Last updated on November 1, 2020
My boyfriend and I had intercourse four days ago. That was two days after I had my period. He didn’t use a condom, and I’m not in any contraceptive; instead, he withdrew before coming (I don’t know how it really works). He told me not to worry because he knows what he’s doing, but I am worried. We can’t have a baby now. I need to know the chances of not getting pregnant and when I can actually use a home pregnancy test.
“Marriage is to be held in honor among all, and the marriage bed is to be undefiled; for fornicators and adulterers God will judge” (Hebrews 13:4).
First, a simple point: if you don’t want to get pregnant, don’t have sex. Even things like condoms and birth control pills only reduce the odds of pregnancy — they don’t eliminate the chance of pregnancy.
The second point is that your boyfriend sounds like he has had sex before, so you should be concerned about any sexually transmitted diseases he might have passed on to you. There are greater odds of picking up a disease than getting pregnant.
The one certainty is that both you and he sinned by committing fornication.
The most likely time for you to get pregnant is if you had sex two weeks before the start of your next period. On that day is when you release an egg that can be fertilized by his sperm. An additional catch is that his sperm can survive up to six days inside of you, so having sex anywhere from 20 days before your next period to 14 days before could lead to pregnancy. Yet, what makes this really tricky is that you often don’t know exactly when your next period will be.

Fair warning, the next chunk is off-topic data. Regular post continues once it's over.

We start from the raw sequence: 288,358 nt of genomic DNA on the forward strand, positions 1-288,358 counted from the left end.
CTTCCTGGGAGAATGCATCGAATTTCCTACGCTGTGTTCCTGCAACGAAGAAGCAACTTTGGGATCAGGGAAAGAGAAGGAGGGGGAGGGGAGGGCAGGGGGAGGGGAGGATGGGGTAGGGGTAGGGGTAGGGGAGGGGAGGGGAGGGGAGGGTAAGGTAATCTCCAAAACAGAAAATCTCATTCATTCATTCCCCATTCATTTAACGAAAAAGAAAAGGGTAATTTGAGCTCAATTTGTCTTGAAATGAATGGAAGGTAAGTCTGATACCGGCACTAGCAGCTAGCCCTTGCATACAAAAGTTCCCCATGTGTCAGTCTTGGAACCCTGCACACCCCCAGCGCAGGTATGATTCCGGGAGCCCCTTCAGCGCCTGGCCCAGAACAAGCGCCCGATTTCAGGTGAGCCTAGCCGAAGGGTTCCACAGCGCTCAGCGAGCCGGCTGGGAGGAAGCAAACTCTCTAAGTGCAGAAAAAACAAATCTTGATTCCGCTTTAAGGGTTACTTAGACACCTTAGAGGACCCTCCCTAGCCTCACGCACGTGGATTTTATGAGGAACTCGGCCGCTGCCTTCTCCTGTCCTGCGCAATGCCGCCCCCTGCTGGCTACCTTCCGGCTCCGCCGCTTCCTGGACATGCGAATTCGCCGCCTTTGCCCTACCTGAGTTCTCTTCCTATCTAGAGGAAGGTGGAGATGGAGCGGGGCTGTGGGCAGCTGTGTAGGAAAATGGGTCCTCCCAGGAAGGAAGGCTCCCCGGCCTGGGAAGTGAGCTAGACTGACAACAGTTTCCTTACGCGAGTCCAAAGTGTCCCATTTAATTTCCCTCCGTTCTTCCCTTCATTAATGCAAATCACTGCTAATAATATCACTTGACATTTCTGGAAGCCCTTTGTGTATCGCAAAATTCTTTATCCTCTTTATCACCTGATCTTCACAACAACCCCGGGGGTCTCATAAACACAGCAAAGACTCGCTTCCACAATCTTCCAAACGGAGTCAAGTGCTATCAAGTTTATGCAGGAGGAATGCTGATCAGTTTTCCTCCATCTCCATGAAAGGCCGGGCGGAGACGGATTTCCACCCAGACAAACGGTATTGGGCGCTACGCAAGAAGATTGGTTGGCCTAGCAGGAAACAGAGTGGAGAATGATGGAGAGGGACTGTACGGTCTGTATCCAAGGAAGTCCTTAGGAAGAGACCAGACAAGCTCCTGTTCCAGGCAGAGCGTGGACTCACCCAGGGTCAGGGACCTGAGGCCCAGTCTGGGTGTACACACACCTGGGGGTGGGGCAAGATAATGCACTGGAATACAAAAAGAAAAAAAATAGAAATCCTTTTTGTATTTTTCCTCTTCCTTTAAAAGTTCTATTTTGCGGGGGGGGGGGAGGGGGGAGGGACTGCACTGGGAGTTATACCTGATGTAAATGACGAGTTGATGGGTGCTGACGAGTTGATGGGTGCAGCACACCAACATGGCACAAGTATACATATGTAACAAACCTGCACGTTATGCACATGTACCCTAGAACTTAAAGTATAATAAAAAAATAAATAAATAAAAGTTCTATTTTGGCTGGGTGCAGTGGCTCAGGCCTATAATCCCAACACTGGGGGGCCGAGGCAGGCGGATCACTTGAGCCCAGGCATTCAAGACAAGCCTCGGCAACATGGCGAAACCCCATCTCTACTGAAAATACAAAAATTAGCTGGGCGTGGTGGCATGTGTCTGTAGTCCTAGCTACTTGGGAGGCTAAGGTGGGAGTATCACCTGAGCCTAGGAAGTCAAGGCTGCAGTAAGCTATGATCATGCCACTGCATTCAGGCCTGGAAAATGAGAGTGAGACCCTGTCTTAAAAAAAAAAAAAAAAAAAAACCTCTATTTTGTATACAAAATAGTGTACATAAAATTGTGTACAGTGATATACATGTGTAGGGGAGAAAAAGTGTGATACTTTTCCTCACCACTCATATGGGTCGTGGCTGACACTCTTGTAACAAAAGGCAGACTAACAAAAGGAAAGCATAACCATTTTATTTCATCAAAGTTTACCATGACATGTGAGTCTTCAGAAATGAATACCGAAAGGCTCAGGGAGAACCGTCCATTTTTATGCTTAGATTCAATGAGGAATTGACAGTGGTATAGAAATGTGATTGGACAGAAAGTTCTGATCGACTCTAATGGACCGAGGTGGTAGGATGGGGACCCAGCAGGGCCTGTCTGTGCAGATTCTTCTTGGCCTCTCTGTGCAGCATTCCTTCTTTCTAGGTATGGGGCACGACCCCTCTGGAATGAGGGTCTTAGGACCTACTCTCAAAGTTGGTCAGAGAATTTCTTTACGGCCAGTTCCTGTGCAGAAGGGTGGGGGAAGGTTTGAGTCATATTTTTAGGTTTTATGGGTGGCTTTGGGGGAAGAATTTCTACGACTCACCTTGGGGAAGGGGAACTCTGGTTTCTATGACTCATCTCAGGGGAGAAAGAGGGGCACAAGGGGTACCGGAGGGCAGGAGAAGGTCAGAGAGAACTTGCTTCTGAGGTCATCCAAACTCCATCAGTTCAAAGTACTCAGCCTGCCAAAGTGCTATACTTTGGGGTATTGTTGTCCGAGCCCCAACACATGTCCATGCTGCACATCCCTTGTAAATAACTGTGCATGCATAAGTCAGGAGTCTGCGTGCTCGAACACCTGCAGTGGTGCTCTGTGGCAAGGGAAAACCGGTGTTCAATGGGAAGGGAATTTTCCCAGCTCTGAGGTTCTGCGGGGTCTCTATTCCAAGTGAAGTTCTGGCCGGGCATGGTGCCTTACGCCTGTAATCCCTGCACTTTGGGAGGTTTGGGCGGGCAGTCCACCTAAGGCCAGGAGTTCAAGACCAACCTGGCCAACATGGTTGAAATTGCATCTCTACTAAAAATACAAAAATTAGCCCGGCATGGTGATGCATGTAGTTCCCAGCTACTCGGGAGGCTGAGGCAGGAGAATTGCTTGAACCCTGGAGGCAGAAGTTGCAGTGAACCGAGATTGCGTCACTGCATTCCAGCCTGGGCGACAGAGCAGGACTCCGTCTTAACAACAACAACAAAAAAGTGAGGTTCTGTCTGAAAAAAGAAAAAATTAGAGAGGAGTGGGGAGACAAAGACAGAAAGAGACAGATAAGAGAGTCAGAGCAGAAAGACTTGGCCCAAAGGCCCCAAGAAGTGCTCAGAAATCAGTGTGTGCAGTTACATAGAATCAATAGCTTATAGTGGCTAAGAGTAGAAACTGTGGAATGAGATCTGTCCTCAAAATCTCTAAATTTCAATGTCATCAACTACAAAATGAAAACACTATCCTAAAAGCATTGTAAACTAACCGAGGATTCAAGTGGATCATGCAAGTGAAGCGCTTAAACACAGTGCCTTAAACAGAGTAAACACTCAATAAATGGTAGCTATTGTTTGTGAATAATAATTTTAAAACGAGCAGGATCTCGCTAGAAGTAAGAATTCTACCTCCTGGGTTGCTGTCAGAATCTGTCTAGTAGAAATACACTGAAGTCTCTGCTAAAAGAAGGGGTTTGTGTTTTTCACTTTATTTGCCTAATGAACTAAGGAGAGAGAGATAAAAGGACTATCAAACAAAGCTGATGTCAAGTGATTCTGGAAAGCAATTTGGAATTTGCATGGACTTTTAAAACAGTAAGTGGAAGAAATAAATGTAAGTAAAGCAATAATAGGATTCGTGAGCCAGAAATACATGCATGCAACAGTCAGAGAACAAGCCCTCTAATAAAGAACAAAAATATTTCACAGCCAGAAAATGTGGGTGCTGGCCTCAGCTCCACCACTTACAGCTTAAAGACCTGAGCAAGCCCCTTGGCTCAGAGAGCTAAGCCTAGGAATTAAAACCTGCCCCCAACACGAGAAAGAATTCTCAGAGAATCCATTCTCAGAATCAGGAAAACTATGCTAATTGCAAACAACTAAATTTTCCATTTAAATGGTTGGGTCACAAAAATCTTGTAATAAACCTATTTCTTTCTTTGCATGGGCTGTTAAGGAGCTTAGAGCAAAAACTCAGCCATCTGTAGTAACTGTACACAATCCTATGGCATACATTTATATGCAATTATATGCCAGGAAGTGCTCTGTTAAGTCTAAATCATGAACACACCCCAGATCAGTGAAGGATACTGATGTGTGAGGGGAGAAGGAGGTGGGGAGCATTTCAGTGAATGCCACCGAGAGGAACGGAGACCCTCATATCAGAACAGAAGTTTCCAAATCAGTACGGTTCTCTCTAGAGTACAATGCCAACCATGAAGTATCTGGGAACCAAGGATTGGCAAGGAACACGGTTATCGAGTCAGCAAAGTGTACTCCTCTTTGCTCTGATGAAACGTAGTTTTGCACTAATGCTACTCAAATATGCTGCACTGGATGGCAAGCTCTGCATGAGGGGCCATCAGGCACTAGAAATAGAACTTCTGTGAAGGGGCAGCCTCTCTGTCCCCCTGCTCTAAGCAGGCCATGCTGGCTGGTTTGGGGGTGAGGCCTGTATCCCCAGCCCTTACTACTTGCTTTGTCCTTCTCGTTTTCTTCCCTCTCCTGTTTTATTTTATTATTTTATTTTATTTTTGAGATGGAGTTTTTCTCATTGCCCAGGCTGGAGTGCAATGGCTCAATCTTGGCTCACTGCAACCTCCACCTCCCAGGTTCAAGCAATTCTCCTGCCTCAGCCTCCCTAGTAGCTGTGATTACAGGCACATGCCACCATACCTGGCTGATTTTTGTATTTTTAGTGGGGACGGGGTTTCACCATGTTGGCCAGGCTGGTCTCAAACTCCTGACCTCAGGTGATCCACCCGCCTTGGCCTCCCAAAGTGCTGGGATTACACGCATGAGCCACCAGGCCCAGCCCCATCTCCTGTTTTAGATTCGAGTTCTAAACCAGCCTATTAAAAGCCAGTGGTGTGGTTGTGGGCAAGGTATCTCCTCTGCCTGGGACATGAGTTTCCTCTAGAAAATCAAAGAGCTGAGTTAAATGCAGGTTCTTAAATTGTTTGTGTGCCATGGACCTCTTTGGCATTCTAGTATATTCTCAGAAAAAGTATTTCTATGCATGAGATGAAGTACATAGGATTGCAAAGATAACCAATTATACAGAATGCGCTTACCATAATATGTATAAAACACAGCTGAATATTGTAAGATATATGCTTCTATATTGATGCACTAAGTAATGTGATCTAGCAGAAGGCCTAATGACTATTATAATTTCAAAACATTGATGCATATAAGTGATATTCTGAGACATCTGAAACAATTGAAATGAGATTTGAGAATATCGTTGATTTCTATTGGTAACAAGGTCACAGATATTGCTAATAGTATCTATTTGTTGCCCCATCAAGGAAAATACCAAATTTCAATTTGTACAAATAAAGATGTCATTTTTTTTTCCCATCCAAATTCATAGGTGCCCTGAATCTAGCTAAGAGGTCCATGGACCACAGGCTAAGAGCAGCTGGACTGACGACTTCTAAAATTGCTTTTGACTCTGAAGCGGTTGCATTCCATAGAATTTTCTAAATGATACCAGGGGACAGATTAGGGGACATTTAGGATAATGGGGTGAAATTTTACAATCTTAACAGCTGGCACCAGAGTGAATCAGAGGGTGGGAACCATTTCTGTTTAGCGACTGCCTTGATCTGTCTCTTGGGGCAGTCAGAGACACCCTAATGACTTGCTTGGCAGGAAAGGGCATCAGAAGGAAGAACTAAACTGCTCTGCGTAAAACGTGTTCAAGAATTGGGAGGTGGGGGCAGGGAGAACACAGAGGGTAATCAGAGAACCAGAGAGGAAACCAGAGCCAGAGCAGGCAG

Unless you are having a really short menstrual period this month, the likelihood is that you will not be pregnant. If you do have your period, then you can be certain that you are not pregnant. If your period doesn’t come when you expect it, then two weeks after when your period should have come is the time to check to see if you are pregnant. By that time, if you are pregnant, your hormones will have changed enough to show up on a pregnancy test.
Thank you. I had gone for an injection contraceptive. The test turned out negative, but today the worst case scenario happened. The condom burst. What do I do?
Sigh! I can’t fix the problems you insist on causing. You were warned that you are engaging in sin. Things are sinful because they cause harm. Instead of repenting of your sin, you chose to get a contraceptive and continue having sex outside of marriage. Every act of sex carries a risk of pregnancy regardless of the precautions taken.
Either you will end up pregnant because the contraceptive didn’t have time to take effect, or you won’t. But either way, you still are in sin. If you find yourself pregnant, then you will need to decide what you are going to do about the child: either raising him yourself or giving him up for adoption. If you choose to raise the child, your boyfriend is stuck paying child support until the child reaches adulthood.